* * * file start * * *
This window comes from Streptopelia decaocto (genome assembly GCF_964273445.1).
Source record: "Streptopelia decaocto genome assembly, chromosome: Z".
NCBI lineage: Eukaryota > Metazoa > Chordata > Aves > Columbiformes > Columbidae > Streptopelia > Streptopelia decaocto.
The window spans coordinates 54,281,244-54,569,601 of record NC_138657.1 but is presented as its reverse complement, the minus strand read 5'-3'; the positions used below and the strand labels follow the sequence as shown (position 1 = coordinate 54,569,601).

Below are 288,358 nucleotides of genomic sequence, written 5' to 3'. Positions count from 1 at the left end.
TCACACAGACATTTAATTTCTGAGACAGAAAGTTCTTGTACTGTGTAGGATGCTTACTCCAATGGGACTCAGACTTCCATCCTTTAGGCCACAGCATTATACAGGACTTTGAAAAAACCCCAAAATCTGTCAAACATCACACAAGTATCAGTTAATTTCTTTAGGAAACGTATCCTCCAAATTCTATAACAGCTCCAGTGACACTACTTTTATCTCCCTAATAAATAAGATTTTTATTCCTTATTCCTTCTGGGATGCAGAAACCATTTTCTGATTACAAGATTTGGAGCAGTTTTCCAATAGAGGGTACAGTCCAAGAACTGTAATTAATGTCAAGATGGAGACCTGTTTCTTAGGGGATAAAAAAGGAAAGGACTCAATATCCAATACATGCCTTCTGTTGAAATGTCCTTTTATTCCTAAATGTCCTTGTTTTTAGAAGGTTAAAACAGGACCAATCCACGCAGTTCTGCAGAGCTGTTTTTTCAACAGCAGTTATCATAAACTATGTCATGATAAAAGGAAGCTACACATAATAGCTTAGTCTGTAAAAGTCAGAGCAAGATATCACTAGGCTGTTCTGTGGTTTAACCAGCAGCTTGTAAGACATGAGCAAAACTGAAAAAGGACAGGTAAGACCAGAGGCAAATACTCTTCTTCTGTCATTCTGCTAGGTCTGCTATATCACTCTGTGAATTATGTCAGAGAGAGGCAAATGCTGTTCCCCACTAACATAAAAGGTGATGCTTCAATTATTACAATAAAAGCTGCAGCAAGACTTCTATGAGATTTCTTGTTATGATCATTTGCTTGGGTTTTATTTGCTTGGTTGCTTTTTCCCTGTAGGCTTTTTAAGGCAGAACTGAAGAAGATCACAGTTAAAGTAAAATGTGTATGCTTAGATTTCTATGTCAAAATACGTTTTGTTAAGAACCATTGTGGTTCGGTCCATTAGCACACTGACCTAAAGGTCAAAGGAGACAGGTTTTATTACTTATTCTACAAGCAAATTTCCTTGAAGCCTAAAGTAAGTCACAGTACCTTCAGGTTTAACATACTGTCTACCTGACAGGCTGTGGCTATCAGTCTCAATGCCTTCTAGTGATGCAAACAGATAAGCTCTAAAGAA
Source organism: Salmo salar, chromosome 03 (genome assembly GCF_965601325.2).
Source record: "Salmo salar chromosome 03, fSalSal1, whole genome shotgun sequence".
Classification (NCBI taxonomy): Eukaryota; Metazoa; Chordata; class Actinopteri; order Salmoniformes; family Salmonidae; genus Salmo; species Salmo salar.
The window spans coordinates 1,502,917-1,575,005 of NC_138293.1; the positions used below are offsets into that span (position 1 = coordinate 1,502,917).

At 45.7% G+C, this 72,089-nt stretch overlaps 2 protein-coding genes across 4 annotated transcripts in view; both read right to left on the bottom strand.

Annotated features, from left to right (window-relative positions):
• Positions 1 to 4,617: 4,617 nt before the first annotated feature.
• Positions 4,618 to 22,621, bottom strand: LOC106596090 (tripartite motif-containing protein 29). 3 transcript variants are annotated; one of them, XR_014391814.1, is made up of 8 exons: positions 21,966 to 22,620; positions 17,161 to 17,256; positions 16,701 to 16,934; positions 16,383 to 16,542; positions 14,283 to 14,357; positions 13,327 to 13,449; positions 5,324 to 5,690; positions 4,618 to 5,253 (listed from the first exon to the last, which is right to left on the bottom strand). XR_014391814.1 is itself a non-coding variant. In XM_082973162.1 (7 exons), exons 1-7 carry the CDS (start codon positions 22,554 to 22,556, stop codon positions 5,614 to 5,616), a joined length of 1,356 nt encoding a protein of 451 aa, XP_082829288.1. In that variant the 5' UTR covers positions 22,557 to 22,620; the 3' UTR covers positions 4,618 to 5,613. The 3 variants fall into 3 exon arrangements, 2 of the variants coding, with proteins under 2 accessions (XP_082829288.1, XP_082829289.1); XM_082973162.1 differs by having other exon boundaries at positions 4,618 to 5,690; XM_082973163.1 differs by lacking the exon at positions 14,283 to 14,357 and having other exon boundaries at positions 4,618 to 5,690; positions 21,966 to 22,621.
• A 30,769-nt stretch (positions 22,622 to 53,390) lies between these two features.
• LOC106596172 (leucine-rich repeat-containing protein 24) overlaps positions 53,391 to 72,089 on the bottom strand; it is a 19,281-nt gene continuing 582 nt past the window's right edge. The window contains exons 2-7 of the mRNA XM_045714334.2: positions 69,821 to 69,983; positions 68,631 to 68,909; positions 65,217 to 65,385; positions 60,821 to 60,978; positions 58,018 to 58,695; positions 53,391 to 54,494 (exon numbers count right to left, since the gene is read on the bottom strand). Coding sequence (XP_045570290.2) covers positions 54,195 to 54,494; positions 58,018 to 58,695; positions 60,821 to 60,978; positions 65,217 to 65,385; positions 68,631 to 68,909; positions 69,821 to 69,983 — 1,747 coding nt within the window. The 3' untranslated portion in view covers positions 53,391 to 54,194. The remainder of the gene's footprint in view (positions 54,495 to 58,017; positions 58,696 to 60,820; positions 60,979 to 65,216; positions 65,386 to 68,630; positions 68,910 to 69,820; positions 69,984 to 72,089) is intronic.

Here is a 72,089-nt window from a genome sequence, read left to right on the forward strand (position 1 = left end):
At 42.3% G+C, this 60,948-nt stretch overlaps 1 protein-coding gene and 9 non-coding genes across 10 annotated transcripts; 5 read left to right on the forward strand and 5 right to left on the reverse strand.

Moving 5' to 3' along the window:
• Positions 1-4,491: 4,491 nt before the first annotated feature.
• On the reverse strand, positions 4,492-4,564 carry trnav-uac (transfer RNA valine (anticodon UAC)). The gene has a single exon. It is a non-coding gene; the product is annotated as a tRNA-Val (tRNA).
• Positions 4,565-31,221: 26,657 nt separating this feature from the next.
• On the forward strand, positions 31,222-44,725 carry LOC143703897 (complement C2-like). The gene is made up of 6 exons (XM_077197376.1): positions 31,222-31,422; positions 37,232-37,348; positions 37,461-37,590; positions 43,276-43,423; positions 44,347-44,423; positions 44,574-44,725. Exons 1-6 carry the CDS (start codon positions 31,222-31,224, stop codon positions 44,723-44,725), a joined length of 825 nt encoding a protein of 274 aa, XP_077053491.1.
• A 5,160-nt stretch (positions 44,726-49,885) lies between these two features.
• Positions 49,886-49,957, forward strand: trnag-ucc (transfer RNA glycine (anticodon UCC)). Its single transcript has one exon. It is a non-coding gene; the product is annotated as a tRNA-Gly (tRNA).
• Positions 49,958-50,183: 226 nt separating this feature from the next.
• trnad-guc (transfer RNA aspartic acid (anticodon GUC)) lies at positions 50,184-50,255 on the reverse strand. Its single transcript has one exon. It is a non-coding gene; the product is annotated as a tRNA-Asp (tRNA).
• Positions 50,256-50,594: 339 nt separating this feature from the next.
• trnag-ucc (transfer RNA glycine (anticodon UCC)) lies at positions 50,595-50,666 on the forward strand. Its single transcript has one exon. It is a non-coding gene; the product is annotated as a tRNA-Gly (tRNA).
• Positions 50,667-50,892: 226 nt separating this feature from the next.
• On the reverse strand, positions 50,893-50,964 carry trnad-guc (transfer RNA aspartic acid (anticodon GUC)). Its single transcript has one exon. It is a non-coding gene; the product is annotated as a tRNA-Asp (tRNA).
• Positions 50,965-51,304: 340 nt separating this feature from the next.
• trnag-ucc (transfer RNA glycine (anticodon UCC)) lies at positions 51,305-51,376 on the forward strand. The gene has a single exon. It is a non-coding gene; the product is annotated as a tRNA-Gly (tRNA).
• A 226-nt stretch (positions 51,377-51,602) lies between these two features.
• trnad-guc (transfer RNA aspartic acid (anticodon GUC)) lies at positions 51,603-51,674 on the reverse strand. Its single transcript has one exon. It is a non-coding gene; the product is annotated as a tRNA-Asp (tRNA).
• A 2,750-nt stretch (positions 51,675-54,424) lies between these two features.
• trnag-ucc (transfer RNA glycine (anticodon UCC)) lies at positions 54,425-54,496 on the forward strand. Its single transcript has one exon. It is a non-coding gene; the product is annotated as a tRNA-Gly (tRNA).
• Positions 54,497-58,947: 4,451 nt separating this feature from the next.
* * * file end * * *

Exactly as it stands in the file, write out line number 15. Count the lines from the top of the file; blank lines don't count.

• A 30,769-nt stretch (positions 22,622 to 53,390) lies between these two features.